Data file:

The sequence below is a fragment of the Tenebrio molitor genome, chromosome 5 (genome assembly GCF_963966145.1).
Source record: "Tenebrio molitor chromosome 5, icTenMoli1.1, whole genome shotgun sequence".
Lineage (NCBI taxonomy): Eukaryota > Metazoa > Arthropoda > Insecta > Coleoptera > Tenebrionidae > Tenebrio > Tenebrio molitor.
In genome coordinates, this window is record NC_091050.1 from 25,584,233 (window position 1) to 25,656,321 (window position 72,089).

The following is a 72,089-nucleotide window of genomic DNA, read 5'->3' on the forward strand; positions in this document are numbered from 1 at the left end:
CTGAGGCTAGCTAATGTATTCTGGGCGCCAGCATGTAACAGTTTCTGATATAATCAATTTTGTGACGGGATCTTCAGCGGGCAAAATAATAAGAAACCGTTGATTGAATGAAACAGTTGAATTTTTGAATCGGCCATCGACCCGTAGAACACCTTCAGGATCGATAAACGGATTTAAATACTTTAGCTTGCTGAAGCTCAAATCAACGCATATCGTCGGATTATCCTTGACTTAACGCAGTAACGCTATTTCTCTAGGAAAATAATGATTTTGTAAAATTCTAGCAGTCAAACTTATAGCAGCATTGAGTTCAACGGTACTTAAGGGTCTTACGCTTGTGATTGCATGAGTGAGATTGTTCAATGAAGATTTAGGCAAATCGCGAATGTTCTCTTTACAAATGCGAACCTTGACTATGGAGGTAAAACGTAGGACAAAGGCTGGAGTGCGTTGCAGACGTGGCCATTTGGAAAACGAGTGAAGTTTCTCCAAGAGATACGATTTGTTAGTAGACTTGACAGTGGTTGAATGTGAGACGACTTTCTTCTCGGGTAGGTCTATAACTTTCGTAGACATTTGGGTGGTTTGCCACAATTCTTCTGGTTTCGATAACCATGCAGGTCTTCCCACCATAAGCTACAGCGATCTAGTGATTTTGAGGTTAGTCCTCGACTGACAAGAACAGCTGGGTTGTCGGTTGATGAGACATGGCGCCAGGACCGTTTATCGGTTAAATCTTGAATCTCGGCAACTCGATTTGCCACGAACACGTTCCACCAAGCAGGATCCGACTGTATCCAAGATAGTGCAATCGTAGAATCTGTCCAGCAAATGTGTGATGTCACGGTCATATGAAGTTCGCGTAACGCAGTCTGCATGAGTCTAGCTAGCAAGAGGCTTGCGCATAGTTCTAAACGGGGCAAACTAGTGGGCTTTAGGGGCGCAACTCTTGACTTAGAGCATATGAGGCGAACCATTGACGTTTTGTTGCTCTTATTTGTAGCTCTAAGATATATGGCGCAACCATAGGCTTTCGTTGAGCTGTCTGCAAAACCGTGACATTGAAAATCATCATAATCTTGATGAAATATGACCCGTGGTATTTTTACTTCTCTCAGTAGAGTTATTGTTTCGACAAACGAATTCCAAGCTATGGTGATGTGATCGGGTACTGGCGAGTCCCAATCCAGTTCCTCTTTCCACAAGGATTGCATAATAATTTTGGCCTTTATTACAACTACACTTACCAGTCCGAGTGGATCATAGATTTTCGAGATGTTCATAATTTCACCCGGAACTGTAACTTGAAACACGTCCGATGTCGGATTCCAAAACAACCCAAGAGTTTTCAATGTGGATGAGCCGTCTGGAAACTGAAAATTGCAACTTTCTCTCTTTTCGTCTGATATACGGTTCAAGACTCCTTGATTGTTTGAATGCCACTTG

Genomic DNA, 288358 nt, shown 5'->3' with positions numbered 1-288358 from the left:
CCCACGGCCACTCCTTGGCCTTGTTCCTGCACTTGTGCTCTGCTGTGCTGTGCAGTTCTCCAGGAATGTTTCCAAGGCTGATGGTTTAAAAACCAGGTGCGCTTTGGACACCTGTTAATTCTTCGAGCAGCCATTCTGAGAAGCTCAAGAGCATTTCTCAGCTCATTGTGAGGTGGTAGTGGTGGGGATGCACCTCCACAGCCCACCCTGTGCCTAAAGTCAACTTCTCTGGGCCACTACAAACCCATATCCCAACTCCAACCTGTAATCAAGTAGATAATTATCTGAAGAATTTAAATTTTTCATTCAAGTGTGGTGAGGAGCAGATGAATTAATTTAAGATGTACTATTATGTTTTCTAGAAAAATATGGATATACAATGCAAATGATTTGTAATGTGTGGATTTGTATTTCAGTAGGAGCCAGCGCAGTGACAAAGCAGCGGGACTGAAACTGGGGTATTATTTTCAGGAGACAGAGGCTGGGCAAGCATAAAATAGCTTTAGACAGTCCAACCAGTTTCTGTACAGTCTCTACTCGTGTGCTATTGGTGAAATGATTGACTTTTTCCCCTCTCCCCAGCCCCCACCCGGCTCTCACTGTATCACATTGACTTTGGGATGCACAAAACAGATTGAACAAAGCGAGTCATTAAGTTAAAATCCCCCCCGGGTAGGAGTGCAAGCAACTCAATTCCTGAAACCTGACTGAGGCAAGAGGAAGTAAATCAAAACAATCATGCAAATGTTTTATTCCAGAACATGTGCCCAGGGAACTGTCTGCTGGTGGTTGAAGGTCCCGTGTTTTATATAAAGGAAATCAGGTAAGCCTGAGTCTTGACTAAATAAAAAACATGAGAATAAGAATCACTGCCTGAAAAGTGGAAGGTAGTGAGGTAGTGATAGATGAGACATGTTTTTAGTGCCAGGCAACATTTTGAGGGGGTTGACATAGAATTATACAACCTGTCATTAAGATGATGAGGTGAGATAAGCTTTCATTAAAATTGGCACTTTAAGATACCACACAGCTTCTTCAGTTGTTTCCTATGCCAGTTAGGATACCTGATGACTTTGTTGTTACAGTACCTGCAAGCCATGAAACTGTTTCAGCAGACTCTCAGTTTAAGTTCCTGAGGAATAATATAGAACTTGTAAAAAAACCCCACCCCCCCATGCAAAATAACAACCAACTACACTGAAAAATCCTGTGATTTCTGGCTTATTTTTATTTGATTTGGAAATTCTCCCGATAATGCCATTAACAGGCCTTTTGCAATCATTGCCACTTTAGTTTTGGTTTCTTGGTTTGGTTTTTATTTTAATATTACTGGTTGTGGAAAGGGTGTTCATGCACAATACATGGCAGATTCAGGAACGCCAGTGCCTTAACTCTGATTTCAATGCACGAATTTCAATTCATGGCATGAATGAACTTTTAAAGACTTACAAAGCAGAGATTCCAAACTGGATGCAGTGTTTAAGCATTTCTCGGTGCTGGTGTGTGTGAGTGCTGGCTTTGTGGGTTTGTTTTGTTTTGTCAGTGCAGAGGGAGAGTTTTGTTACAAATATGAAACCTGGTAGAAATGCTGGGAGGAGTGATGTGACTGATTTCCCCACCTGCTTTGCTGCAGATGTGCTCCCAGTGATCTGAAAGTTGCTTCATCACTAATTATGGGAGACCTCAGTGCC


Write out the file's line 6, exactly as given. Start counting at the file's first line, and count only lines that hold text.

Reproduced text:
CTGAGGCTAGCTAATGTATTCTGGGCGCCAGCATGTAACAGTTTCTGATATAATCAATTTTGTGACGGGATCTTCAGCGGGCAAAATAATAAGAAACCGTTGATTGAATGAAACAGTTGAATTTTTGAATCGGCCATCGACCCGTAGAACACCTTCAGGATCGATAAACGGATTTAAATACTTTAGCTTGCTGAAGCTCAAATCAACGCATATCGTCGGATTATCCTTGACTTAACGCAGTAACGCTATTTCTCTAGGAAAATAATGATTTTGTAAAATTCTAGCAGTCAAACTTATAGCAGCATTGAGTTCAACGGTACTTAAGGGTCTTACGCTTGTGATTGCATGAGTGAGATTGTTCAATGAAGATTTAGGCAAATCGCGAATGTTCTCTTTACAAATGCGAACCTTGACTATGGAGGTAAAACGTAGGACAAAGGCTGGAGTGCGTTGCAGACGTGGCCATTTGGAAAACGAGTGAAGTTTCTCCAAGAGATACGATTTGTTAGTAGACTTGACAGTGGTTGAATGTGAGACGACTTTCTTCTCGGGTAGGTCTATAACTTTCGTAGACATTTGGGTGGTTTGCCACAATTCTTCTGGTTTCGATAACCATGCAGGTCTTCCCACCATAAGCTACAGCGATCTAGTGATTTTGAGGTTAGTCCTCGACTGACAAGAACAGCTGGGTTGTCGGTTGATGAGACATGGCGCCAGGACCGTTTATCGGTTAAATCTTGAATCTCGGCAACTCGATTTGCCACGAACACGTTCCACCAAGCAGGATCCGACTGTATCCAAGATAGTGCAATCGTAGAATCTGTCCAGCAAATGTGTGATGTCACGGTCATATGAAGTTCGCGTAACGCAGTCTGCATGAGTCTAGCTAGCAAGAGGCTTGCGCATAGTTCTAAACGGGGCAAACTAGTGGGCTTTAGGGGCGCAACTCTTGACTTAGAGCATATGAGGCGAACCATTGACGTTTTGTTGCTCTTATTTGTAGCTCTAAGATATATGGCGCAACCATAGGCTTTCGTTGAGCTGTCTGCAAAACCGTGACATTGAAAATCATCATAATCTTGATGAAATATGACCCGTGGTATTTTTACTTCTCTCAGTAGAGTTATTGTTTCGACAAACGAATTCCAAGCTATGGTGATGTGATCGGGTACTGGCGAGTCCCAATCCAGTTCCTCTTTCCACAAGGATTGCATAATAATTTTGGCCTTTATTACAACTACACTTACCAGTCCGAGTGGATCATAGATTTTCGAGATGTTCATAATTTCACCCGGAACTGTAACTTGAAACACGTCCGATGTCGGATTCCAAAACAACCCAAGAGTTTTCAATGTGGATGAGCCGTCTGGAAACTGAAAATTGCAACTTTCTCTCTTTTCGTCTGATATACGGTTCAAGACTCCTTGATTGTTTGAATGCCACTTG